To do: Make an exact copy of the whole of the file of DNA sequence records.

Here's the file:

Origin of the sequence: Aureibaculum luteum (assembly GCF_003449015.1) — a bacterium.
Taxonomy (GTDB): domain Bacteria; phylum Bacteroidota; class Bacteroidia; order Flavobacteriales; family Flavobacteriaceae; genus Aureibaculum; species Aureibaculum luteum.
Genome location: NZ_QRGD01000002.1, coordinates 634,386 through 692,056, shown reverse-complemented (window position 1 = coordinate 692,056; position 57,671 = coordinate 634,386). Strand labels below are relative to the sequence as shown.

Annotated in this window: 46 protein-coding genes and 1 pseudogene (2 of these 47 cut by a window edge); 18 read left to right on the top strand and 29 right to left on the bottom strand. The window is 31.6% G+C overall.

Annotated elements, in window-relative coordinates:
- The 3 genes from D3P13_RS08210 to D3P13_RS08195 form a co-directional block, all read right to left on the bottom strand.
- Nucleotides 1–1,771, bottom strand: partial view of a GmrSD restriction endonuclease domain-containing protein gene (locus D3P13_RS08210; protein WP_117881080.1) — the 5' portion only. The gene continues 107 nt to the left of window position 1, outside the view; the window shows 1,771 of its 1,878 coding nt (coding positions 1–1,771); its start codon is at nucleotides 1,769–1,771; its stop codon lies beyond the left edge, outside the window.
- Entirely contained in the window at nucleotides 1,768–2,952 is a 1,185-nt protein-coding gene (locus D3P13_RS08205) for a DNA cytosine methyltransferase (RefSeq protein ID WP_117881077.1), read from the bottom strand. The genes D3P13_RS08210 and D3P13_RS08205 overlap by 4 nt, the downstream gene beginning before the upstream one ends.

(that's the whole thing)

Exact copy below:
Origin of the sequence: Aureibaculum luteum (assembly GCF_003449015.1) — a bacterium.
Taxonomy (GTDB): domain Bacteria; phylum Bacteroidota; class Bacteroidia; order Flavobacteriales; family Flavobacteriaceae; genus Aureibaculum; species Aureibaculum luteum.
Genome location: NZ_QRGD01000002.1, coordinates 634,386 through 692,056, shown reverse-complemented (window position 1 = coordinate 692,056; position 57,671 = coordinate 634,386). Strand labels below are relative to the sequence as shown.

Annotated in this window: 46 protein-coding genes and 1 pseudogene (2 of these 47 cut by a window edge); 18 read left to right on the top strand and 29 right to left on the bottom strand. The window is 31.6% G+C overall.

Annotated elements, in window-relative coordinates:
- The 3 genes from D3P13_RS08210 to D3P13_RS08195 form a co-directional block, all read right to left on the bottom strand.
- Nucleotides 1–1,771, bottom strand: partial view of a GmrSD restriction endonuclease domain-containing protein gene (locus D3P13_RS08210; protein WP_117881080.1) — the 5' portion only. The gene continues 107 nt to the left of window position 1, outside the view; the window shows 1,771 of its 1,878 coding nt (coding positions 1–1,771); its start codon is at nucleotides 1,769–1,771; its stop codon lies beyond the left edge, outside the window.
- Entirely contained in the window at nucleotides 1,768–2,952 is a 1,185-nt protein-coding gene (locus D3P13_RS08205) for a DNA cytosine methyltransferase (RefSeq protein ID WP_117881077.1), read from the bottom strand. The genes D3P13_RS08210 and D3P13_RS08205 overlap by 4 nt, the downstream gene beginning before the upstream one ends.